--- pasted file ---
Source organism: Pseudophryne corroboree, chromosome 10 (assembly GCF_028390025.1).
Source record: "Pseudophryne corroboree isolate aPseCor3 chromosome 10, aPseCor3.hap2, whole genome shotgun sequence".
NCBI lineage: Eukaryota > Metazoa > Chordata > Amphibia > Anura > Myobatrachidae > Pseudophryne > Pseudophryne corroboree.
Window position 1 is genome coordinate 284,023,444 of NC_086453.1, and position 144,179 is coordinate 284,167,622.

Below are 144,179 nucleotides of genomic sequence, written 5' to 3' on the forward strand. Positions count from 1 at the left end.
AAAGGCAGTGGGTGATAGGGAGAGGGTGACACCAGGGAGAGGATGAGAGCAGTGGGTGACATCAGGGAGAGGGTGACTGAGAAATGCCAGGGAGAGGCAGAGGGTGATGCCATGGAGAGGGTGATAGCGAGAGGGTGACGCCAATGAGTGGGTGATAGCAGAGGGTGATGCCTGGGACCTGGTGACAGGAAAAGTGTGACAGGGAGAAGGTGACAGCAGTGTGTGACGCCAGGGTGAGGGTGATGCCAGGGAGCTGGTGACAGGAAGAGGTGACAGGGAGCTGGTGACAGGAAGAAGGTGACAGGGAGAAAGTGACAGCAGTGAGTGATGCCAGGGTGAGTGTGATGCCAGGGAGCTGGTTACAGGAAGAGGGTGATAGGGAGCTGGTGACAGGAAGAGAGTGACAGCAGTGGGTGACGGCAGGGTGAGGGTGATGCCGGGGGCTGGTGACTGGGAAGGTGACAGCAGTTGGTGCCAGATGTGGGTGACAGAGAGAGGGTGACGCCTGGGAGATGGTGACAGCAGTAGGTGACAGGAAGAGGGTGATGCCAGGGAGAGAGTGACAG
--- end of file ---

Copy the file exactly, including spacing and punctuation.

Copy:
Source organism: Pseudophryne corroboree, chromosome 10 (assembly GCF_028390025.1).
Source record: "Pseudophryne corroboree isolate aPseCor3 chromosome 10, aPseCor3.hap2, whole genome shotgun sequence".
NCBI lineage: Eukaryota > Metazoa > Chordata > Amphibia > Anura > Myobatrachidae > Pseudophryne > Pseudophryne corroboree.
Window position 1 is genome coordinate 284,023,444 of NC_086453.1, and position 144,179 is coordinate 284,167,622.

Below are 144,179 nucleotides of genomic sequence, written 5' to 3' on the forward strand. Positions count from 1 at the left end.
AAAGGCAGTGGGTGATAGGGAGAGGGTGACACCAGGGAGAGGATGAGAGCAGTGGGTGACATCAGGGAGAGGGTGACTGAGAAATGCCAGGGAGAGGCAGAGGGTGATGCCATGGAGAGGGTGATAGCGAGAGGGTGACGCCAATGAGTGGGTGATAGCAGAGGGTGATGCCTGGGACCTGGTGACAGGAAAAGTGTGACAGGGAGAAGGTGACAGCAGTGTGTGACGCCAGGGTGAGGGTGATGCCAGGGAGCTGGTGACAGGAAGAGGTGACAGGGAGCTGGTGACAGGAAGAAGGTGACAGGGAGAAAGTGACAGCAGTGAGTGATGCCAGGGTGAGTGTGATGCCAGGGAGCTGGTTACAGGAAGAGGGTGATAGGGAGCTGGTGACAGGAAGAGAGTGACAGCAGTGGGTGACGGCAGGGTGAGGGTGATGCCGGGGGCTGGTGACTGGGAAGGTGACAGCAGTTGGTGCCAGATGTGGGTGACAGAGAGAGGGTGACGCCTGGGAGATGGTGACAGCAGTAGGTGACAGGAAGAGGGTGATGCCAGGGAGAGAGTGACAG